Daishomaru vs Yutakayama – I was surprised by Yutakayama’s day 9 loss to Takanosho. He seemed to lose the plot shortly after the tachiai. He needs to bounce back against the struggling Daishomaru, who seems to be eyeing a seat on that Juryo barge as well.
Shohozan vs Chiyotairyu – I am going to ignore the career record, Shohozan is fighting like a wild monster this basho, and frankly I am thankful I am not up there taking the pounding he is dishing out, even on days where he does not win. What kind of brawl is he going to start with Chiyotairyu?
Takanosho vs Sadanoumi – Sadanoumi’s sumo seems to be peaking going into day 10, and that may help him. Takanosho surprised Yutakayama, and I am going to guess comes into day 10 feeling especially genki. This could be a big fight during the first half.
Tsurugisho vs Ishiura – There seems to be a big guy / small guy theme today, and 2nd of that list is this one pitting a struggling Ishiura against the surprisingly wine Tsurugisho. I know I had stated that Ishiura had used up his henka good-will, but that triple attack win may have given him space for one more, especially if it’s fun.
Shodai vs Kotoeko – Shodai is still on track for a good record for Kyushu, but he is about 1 win behind where I had expected him to be, given his low ranking and the general malaise in the rest of the mid and lower Makuuchi ranks. Kotoeko is on a bit of a hot streak, having won his last 3, and finally napped out of his doldrums at the start of the basho. It’s going to be speed vs bulk in this match.
Onosho vs Kotoshogiku – Not quite sure what to make of this match. You have two rikishi that are at their best with strong forward motion. Both have a tendency to put their balance forward and hope for the best. I would normally expect Kotoshogiku to dictate the match, but he’s been much weaker than I recall ever seeing him before.
Chiyomaru vs Enho – 3rd in the big man / little man theme of day 10, we have Enho taking his ultra-busy sumo against the globular cluster known as Chiyomaru. Hopefully Enho remembers he can’t go under that enormous flesh overhang of Chiyomaru’s, and he attacks more to the side this time.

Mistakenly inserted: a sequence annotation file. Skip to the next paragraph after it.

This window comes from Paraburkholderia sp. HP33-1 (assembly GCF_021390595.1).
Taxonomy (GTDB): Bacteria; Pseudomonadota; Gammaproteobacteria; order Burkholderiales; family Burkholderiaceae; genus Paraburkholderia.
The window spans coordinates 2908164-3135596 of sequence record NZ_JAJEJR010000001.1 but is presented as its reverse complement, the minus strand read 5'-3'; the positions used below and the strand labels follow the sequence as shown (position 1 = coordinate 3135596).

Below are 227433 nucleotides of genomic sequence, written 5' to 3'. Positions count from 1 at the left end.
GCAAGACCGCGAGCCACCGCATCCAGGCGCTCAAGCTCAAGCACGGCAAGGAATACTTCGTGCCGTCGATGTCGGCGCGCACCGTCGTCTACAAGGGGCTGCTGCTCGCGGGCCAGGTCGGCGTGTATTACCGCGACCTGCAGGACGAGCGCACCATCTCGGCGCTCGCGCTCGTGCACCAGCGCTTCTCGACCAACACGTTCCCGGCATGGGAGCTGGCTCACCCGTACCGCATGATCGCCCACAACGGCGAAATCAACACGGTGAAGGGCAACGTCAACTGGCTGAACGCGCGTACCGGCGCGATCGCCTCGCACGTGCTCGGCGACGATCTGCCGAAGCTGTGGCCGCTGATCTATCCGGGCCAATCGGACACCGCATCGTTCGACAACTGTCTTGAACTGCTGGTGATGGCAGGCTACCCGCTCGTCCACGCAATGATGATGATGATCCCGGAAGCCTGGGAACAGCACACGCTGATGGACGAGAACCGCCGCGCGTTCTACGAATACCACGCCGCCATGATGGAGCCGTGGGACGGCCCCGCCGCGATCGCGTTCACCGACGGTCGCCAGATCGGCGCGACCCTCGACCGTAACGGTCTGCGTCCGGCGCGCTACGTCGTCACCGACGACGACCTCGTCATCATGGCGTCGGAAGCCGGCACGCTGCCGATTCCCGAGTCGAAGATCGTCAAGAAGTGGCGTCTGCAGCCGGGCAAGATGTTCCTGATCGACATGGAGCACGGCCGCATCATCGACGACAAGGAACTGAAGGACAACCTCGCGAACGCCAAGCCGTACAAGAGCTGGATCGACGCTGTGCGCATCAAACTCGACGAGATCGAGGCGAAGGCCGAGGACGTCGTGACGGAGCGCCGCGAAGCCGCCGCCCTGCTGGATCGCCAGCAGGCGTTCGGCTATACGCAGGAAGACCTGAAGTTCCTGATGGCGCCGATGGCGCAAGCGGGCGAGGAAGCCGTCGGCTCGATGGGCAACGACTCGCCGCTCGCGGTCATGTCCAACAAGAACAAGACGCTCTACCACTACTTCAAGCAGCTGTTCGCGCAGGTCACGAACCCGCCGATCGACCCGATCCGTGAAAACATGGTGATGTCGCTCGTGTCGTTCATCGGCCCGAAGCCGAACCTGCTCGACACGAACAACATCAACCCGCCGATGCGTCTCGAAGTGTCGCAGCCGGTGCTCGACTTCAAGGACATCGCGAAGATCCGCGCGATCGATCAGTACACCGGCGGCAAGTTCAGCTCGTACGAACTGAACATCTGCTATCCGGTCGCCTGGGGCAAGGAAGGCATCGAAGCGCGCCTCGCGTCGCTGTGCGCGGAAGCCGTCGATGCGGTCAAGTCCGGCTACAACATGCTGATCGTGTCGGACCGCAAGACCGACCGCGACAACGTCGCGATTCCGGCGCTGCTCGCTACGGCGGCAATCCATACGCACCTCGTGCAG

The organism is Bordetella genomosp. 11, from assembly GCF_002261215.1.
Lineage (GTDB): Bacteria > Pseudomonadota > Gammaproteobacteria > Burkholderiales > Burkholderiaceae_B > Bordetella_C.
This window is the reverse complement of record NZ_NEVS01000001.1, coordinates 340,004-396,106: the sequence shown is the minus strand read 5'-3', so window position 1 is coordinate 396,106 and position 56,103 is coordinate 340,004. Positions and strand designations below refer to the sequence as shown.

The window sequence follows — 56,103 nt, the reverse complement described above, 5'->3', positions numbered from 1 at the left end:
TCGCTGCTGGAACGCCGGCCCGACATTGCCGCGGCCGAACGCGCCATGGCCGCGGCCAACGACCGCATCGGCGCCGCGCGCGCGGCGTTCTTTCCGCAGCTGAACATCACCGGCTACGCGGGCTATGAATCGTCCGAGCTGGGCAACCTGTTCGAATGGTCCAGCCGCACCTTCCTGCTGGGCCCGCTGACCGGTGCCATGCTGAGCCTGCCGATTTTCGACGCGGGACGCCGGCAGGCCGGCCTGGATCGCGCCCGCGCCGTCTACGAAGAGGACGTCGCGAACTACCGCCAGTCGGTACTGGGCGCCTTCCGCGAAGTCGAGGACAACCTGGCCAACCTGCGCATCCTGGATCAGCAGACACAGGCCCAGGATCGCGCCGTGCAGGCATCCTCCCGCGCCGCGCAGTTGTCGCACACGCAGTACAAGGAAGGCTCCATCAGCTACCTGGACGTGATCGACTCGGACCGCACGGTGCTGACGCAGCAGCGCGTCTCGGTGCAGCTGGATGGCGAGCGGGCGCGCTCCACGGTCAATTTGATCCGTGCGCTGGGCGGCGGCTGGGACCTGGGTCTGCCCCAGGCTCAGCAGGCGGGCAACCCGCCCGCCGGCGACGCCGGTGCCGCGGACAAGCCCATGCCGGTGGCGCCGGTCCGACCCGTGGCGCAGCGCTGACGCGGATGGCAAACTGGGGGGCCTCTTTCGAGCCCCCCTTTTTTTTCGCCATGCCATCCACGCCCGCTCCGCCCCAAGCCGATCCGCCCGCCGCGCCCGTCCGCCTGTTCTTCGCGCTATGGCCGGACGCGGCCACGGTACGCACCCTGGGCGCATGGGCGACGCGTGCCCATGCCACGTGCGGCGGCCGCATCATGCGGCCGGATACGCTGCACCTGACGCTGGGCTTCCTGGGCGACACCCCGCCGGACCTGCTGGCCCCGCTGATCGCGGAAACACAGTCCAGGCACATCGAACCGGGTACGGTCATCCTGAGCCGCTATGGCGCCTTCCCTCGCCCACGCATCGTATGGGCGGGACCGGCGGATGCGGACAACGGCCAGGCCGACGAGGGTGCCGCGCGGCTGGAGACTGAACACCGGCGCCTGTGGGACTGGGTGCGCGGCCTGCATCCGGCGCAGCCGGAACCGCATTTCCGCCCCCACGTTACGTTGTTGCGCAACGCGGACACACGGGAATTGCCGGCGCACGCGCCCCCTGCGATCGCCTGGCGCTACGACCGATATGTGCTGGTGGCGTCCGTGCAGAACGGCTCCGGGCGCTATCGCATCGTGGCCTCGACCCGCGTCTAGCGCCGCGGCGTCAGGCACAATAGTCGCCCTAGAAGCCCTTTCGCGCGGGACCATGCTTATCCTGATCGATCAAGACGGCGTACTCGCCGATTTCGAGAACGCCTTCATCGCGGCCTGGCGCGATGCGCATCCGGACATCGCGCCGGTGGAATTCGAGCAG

Daieisho vs Tamawashi – Tamawashi has lost his last 3, and is struggling even though he is ranked down at Maegashira 4. We seldom get to know if it’s injury, some illness like the flu that swept through Hatsu last year, or something else that is robbing these rikishi of their power. This should be a straight up slam-fest with Daieisho having a slight edge.
Takarafuji vs Okinoumi – I am looking for a protracted yotsu-battle, with Takarafuji aiming to wear Okinoumi down, and Okinoumi looking for strong combo moves to break Takarafuji’s blocking sumo. They are fairly even over their career at 11-8.
Meisei vs Asanoyama – Asanoyama seems to be focused on staying in the yusho hunt, and has already overcome at least one rikishi he had not beaten before. But as we get into day 10 and beyond, endurance will play a role. Yes, the man has a yusho to his name, so we have hopes he can “hang tough” and stay 1 behind Hakuho.
Abi vs Hokutofuji – It’s time for maximum thrust! Both of these guys will push for all they can in today’s match. All of the Komusubi are doing well this tournament, so I am starting to wonder if we will see two ranks again for January. These two are perfectly split at 2-2 in the past, with Hokutofuji taking the last 2 of them.
Myogiryu vs Endo – I think the past 2 tournaments have been the most consistent I have seen Endo’s sumo in years, maybe ever. I am very happy that he’s gotten comfortable with his sumo and with his body, and seems to be able to do more or less whatever he wants now. The two have traded wins over the past few basho, with neither of them clearly dominant.
Mitakeumi vs Ryuden – Another rikishi that Mitakeumi tends to struggle against, he has only won a single match in their prior 4. Mitakeumi is starting to look closer to his normal form, but he’s still not quite right. Will Ryuden employ his strategic matta today?
Takakeisho vs Kotoyuki – First time ever match. I am expected Takakeisho to trade shoves with Kotoyuki, and deliver about 1.5x the thrust per cycle over whatever Kotoyuki can produce. Takakeisho needs 2 more to hit his kachi-koshi. I compliment him on staying in the tournament, in spite of some challenges I assume he faces daily. As the last Ozeki standing this November, it’s a lot of pressure.
Aoiyama vs Hakuho – It shows you what kind of shape the banzuke is in, as we have Aoiyama facing off against Hakuho today. Although Hakuho has a 20-1 career advantage, I know Big Dan is going to mount the East side of the dohyo and give it everything he has. But I do recall that he was much more fun against dear old Harumafuji. I can see in my minds eye the bout where Harumafuji shows a wave of resignation cross his face, as he dives in and grabs a double handful of pasty white breast meat and delivered a Tokyo … well… twister of some manner. Aoiyama’s reaction was immediate and debilitating. With any luck, Hakuho will go for some manner of uwatenage instead.